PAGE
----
If you’ve been hanging around me for very long, you know that I like to read. A lot. As a rule of thumb, even though I read nearly every new business book that comes out, I read them quickly and scan for common principles that I might be able to apply to my businesses or to help my employees, business partners or coaching clients.
I much prefer to read classic books that have stood the test of time. So, it was with great pleasure that I recently picked up Horst Schulze’s new book and best-seller, Excellence Wins.
Schulze took the hotel and service industry by storm when, many years ago, he instituted a policy that empowered every employee to spend up to $2,000 to make a guest happy. He trusted his employees and loved gathering stories that proved he was right.
If you’ve ever been to The Ritz Carlton Leadership Development Center, one of the stories you’ve probably heard is the one about an employee who once flew from Atlanta to Hawaii because a guest forgot his laptop in his room. He was presenting at a very important conference in Hawaii the next afternoon. The Ritz employee didn’t trust FedEx or UPS to get the laptop to him on time, so she booked a flight from Atlanta to Hawaii and delivered it in person. She didn’t even exploit the opportunity to take a few days off in Hawaii. Instead, she got on the next flight to Atlanta and returned the same day.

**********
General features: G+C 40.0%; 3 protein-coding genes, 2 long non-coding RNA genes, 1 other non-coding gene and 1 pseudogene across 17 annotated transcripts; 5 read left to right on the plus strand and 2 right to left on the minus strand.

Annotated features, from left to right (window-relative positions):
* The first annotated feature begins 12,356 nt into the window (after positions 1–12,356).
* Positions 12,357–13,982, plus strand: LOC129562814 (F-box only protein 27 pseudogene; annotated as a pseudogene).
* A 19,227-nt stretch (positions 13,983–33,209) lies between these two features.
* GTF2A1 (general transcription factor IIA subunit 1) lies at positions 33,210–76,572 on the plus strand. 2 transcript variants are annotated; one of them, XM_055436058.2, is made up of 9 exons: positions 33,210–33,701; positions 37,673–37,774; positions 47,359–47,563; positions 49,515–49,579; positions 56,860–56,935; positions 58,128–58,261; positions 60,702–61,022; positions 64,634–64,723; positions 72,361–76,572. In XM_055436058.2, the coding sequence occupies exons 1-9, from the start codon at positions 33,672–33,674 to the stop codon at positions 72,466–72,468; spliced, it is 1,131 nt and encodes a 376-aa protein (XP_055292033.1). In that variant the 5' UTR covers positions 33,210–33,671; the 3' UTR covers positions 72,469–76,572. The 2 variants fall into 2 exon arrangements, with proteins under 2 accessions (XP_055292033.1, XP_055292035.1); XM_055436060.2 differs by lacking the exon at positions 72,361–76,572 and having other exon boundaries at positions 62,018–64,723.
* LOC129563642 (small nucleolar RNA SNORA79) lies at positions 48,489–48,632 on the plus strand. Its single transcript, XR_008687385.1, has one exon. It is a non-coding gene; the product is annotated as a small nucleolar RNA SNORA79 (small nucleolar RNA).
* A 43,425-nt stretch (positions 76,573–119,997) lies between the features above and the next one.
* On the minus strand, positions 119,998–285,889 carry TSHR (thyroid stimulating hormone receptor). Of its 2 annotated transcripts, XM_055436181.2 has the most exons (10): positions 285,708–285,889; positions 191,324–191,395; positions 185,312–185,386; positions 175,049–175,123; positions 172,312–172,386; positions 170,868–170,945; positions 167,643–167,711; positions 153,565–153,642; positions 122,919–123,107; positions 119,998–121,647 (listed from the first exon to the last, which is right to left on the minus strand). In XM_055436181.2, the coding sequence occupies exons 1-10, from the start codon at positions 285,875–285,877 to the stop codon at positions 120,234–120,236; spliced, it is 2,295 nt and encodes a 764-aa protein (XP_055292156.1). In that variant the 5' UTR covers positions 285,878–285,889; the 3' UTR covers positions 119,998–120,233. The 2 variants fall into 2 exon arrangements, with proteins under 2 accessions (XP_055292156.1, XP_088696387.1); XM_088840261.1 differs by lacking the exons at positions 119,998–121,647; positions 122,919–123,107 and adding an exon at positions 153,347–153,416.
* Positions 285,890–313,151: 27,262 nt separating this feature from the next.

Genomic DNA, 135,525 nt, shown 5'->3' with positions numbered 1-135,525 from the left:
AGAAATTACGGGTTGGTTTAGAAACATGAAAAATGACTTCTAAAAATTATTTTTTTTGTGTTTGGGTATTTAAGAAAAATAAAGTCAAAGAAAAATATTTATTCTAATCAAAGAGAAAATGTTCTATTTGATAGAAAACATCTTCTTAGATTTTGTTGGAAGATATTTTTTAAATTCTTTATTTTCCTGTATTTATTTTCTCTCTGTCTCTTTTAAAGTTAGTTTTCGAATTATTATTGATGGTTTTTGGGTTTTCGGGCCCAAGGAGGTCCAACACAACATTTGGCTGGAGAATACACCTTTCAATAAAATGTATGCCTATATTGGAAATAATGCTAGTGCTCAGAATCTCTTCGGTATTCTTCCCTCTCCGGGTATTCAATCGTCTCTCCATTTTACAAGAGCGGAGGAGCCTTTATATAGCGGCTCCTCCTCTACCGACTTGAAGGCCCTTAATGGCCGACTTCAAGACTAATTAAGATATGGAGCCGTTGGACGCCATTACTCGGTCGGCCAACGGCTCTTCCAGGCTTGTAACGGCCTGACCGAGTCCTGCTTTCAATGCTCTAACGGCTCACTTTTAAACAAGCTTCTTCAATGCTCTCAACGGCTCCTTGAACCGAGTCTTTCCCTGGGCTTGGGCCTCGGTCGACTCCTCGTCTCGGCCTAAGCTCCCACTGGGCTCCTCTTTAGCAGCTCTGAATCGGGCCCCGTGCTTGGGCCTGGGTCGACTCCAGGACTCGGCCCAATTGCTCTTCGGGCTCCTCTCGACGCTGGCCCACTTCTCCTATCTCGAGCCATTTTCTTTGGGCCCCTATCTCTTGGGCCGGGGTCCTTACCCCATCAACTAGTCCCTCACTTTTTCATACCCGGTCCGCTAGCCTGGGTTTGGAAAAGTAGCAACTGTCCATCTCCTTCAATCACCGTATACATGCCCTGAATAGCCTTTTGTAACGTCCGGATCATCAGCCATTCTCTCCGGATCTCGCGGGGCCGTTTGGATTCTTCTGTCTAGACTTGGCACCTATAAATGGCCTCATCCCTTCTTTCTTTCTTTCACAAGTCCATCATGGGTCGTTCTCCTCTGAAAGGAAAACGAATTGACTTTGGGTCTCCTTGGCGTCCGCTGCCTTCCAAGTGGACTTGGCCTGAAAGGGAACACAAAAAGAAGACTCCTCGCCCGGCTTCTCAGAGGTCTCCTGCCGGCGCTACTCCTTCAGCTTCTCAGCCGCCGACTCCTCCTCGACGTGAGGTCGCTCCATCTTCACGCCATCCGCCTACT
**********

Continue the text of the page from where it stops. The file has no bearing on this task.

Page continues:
The culture Schulze created rewarded this employee for her actions. When she returned home, a letter of commendation from the CEO was waiting for her, in addition to high fives from her colleagues in Atlanta.
Schulze believes “very few people come to work to be negative or to do a lousy job. People come to contribute to a purpose. When we invite them to join us, to take on positions that befit them, their talents can blossom. We haven’t just grabbed them off a shelf… we have gotten to know them as human beings and carefully matched their unique interest with a set of tasks that energizes them. As a result, they become employees of excellence for a long time, which benefits not only them personally but the organization as well.”
This kind of principled leadership is extremely strong at other successful firms like Disney and Starbucks, where employees are attached to a higher sense of purpose. For the best employees, it’s never just a job. It’s never just about the money.
In Schulze’s book, be sure to read and review with your team the power of a genuine response and how to prevent complaints from turning into complications on pages 78-81.
Also, mandatory reading for you and your employees: pages 33-41 on the universal things all customers, clients, patients or donors want from your organization:
First, they want a product or service or other output with no defects.